Torres Strait Islanders began moving out of Malaytown from the late 1920s in search of a better lifestyle. The advantages included water and electricity, a luxury denied the residents of Malaytown, which had one tap and one shower, town water only be laid in by the mid 1940s. This migration was tolerated and accepted by Cairns residents as long as “they did not live next door.” This would explain why most moved to the adjoining suburb of Bungalow, which was sparsely settled at that time. It also explains why those Malaytown residents that did move out, continued to frequently visit the settlement, maintaining close contact with those residents that remained.
There were many characters in Malaytown and many special families, each with their own story to tell. One such family was the Walters family. This Torres Strait islander family moved to Cairns in 1935 as the father, Fred Walters, wanted better educational opportunities for his children than were available in Yarrabah, where they had been living for the past two years after moving from the Torres Strait. Initially the family stayed with a Singhalese fisherman, Thomas Da Silva and his Aboriginal wife Ida who lived at the mouth of the Alligator Creek near Malaytown. Fred Walter attempted to buy or lease a property in Cairns, but was unable to because of the colour of his skin. As his daughter Lala Nicol recounts:
When he approached the Real Estate people and the sales were ready to go through the owner or someone would put a stop to it because nobody sold homes to black people in those days.
Eventually Fred Walters leased a boatshed in Malaytown from a Japanese resident of Malaytown, Setaro Ishimoto from 6 May 1936. Half the shed was used as a house and the other half for Walter's boats. They resided there for ten years. These were the years of the Great Depression and Cairns was home to many swaggies, being located at the end of the railway line, and having a warm climate in winter. Some of these men used to camp near Malaytown on the banks of the Alligator Creek, between the De Silva house and Malaytown. Fred Walters used to help these men where he could, sharing food with them and allowing them to stay on his boats, during the cyclone season, until their luck improved. One of the men was Ian Fairweather, the noted artist, who came to Malaytown in June 1939. Over the years six people lived on the Walters family boats in this way. These men, five Europeans and one Torres Strait Islander, all had their meals with the Walters’ family, frugal as these were.
Besides being a reef fisherman, Fred Walters used to buy derelict boats, to rebuild, restore and then sell them. Some of the boats restored this way were the Tillicum, Sea Boy and Lady Betty.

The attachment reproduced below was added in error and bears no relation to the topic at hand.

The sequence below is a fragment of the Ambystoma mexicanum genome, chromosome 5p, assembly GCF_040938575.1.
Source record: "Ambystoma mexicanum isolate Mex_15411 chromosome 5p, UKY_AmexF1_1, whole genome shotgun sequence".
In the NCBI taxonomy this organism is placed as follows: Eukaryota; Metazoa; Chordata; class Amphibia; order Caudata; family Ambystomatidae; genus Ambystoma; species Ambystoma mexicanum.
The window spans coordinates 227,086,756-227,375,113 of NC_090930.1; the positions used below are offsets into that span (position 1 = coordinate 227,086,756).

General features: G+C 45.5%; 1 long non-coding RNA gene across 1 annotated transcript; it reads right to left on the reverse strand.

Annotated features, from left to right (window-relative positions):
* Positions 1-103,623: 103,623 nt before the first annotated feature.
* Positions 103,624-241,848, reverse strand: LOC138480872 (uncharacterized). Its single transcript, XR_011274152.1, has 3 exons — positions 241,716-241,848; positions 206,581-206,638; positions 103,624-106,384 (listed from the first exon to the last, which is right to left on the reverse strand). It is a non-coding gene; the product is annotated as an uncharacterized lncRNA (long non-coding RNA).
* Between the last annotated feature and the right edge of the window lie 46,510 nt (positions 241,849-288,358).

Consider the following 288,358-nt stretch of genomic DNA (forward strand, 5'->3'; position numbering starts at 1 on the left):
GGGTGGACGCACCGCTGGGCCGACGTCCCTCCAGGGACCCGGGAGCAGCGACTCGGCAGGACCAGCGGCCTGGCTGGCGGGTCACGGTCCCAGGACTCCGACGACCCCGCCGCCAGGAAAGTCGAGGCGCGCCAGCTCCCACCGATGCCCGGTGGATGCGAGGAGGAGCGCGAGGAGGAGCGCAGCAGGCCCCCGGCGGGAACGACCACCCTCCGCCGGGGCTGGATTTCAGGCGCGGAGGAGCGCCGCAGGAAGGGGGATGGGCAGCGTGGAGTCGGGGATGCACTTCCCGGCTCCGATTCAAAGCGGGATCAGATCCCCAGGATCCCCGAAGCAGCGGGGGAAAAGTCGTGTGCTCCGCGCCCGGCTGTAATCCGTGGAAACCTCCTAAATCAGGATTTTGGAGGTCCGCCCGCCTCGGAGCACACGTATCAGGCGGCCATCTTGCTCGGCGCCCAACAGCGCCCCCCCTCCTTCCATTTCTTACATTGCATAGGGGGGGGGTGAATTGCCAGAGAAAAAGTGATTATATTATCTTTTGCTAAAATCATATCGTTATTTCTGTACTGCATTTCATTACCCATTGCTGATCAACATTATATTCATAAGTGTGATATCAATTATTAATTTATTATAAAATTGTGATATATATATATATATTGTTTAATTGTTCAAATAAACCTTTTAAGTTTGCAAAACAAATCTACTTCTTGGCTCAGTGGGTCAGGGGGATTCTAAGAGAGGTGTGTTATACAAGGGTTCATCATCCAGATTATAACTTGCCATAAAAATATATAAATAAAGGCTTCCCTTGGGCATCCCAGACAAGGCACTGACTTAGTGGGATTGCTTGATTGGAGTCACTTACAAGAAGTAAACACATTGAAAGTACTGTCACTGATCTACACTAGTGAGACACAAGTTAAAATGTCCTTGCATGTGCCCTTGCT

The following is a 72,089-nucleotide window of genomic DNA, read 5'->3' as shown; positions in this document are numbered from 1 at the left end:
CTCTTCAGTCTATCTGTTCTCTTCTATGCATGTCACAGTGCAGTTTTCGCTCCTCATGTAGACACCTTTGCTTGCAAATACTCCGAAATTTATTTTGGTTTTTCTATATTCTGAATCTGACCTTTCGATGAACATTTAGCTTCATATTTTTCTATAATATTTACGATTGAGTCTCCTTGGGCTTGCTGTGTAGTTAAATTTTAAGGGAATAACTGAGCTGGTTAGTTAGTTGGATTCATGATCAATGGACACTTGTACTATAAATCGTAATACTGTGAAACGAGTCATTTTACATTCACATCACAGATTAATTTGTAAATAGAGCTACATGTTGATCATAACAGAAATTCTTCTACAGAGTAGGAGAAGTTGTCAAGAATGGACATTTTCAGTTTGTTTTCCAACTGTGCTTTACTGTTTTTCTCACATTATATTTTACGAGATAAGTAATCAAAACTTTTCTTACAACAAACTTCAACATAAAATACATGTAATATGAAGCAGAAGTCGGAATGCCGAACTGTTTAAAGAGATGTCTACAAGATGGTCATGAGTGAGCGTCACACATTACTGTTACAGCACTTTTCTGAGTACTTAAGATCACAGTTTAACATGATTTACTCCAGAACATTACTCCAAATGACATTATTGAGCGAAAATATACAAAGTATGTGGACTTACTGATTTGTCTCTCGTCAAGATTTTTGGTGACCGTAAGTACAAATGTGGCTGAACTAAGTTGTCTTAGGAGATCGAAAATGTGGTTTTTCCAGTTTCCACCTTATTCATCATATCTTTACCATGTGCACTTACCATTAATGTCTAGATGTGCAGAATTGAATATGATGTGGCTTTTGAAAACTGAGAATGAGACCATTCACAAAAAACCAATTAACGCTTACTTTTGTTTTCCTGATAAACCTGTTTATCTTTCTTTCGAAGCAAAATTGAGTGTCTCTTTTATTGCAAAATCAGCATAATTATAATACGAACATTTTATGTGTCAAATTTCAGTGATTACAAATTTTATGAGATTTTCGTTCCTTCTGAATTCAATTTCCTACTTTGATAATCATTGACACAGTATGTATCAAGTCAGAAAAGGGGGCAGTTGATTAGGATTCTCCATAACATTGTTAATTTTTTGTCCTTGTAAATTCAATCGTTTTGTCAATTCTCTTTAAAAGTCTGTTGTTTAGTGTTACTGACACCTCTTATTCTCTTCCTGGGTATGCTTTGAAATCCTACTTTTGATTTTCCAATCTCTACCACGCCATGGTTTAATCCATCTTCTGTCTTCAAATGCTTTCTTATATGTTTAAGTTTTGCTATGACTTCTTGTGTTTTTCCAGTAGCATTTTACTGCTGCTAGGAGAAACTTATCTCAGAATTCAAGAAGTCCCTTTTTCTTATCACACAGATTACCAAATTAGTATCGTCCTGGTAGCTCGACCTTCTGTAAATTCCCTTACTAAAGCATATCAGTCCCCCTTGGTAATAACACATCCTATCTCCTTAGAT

Another character was Martin Tenni, a fishernman, who lived in Malaytown from about 1906 to 1911. He had 2 crocodiles, which he kept in his back yard. They were in a big cage with 2 troughs of saltwater to lie in. He fed them from the end of a stick with meat which he poked down their throats. He had them for 2 years and they were on show in Abbott Street at A. J. Draper’s shop, where Woolworths now is. There was a laneway there and Tenni had the crocodiles muzzled and tied up to a post with big boxes around them. He showed them at night and left them there till morning, when he would pick them up and bring them home to their cage. One morning he found that one was missing. Knowing that it could not have got out of the fence and that it must have been stolen, he reported the theft to the police and then went to the railway station to find out if a crocodile had been sent away that morning, to be told that a crocodile had been dispatched on a train to Chillagoe. The police then telephoned the railway station at Kuranda, and when the train arrived there a man was arrested and the crocodile sent back to Cairns. The thief got 6 months jail!
There were also tragedies associated with Malaytown, the worst being when several residents perished in the 1934 cyclone off Cape Tribulation.
World War 11 brought great changes to Malaytown. Black American servicemen congregated there and the area had a reputation as a rough area. After the war residents steadily moved out and some time in the late 1950s the remaining houses were demolished and the settlement was no more. Despite having been closed down some 40 years ago, Malaytown lives on in the hearts and minds of a surprisingly large number of people, who still carry with them pleasant memories and images of a life and lifestyle now long gone.